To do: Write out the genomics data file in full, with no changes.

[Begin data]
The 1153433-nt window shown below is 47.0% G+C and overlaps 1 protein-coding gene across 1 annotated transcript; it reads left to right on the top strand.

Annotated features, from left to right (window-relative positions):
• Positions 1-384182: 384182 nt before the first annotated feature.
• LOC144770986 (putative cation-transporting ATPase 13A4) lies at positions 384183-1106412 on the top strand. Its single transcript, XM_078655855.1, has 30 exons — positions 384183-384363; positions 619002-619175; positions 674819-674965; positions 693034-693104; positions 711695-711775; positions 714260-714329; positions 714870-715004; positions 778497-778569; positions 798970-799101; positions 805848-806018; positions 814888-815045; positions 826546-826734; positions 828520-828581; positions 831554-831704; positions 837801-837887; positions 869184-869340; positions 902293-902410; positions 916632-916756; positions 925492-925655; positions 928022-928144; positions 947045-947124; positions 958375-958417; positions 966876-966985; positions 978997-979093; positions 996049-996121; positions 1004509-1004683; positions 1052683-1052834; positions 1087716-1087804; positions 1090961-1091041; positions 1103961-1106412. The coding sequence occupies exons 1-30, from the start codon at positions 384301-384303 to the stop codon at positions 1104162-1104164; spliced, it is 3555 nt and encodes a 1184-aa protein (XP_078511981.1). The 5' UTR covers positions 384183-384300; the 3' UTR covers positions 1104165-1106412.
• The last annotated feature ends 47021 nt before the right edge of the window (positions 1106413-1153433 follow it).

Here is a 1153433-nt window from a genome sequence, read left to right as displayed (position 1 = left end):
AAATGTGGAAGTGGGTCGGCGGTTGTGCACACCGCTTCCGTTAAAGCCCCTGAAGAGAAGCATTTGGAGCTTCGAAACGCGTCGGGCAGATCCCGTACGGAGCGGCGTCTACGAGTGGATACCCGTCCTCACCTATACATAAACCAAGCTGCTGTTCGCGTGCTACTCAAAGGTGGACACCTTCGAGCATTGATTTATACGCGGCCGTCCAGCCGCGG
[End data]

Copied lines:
The 1153433-nt window shown below is 47.0% G+C and overlaps 1 protein-coding gene across 1 annotated transcript; it reads left to right on the top strand.

Annotated features, from left to right (window-relative positions):
• Positions 1-384182: 384182 nt before the first annotated feature.
• LOC144770986 (putative cation-transporting ATPase 13A4) lies at positions 384183-1106412 on the top strand. Its single transcript, XM_078655855.1, has 30 exons — positions 384183-384363; positions 619002-619175; positions 674819-674965; positions 693034-693104; positions 711695-711775; positions 714260-714329; positions 714870-715004; positions 778497-778569; positions 798970-799101; positions 805848-806018; positions 814888-815045; positions 826546-826734; positions 828520-828581; positions 831554-831704; positions 837801-837887; positions 869184-869340; positions 902293-902410; positions 916632-916756; positions 925492-925655; positions 928022-928144; positions 947045-947124; positions 958375-958417; positions 966876-966985; positions 978997-979093; positions 996049-996121; positions 1004509-1004683; positions 1052683-1052834; positions 1087716-1087804; positions 1090961-1091041; positions 1103961-1106412. The coding sequence occupies exons 1-30, from the start codon at positions 384301-384303 to the stop codon at positions 1104162-1104164; spliced, it is 3555 nt and encodes a 1184-aa protein (XP_078511981.1). The 5' UTR covers positions 384183-384300; the 3' UTR covers positions 1104165-1106412.
• The last annotated feature ends 47021 nt before the right edge of the window (positions 1106413-1153433 follow it).

Here is a 1153433-nt window from a genome sequence, read left to right as displayed (position 1 = left end):
AAATGTGGAAGTGGGTCGGCGGTTGTGCACACCGCTTCCGTTAAAGCCCCTGAAGAGAAGCATTTGGAGCTTCGAAACGCGTCGGGCAGATCCCGTACGGAGCGGCGTCTACGAGTGGATACCCGTCCTCACCTATACATAAACCAAGCTGCTGTTCGCGTGCTACTCAAAGGTGGACACCTTCGAGCATTGATTTATACGCGGCCGTCCAGCCGCGG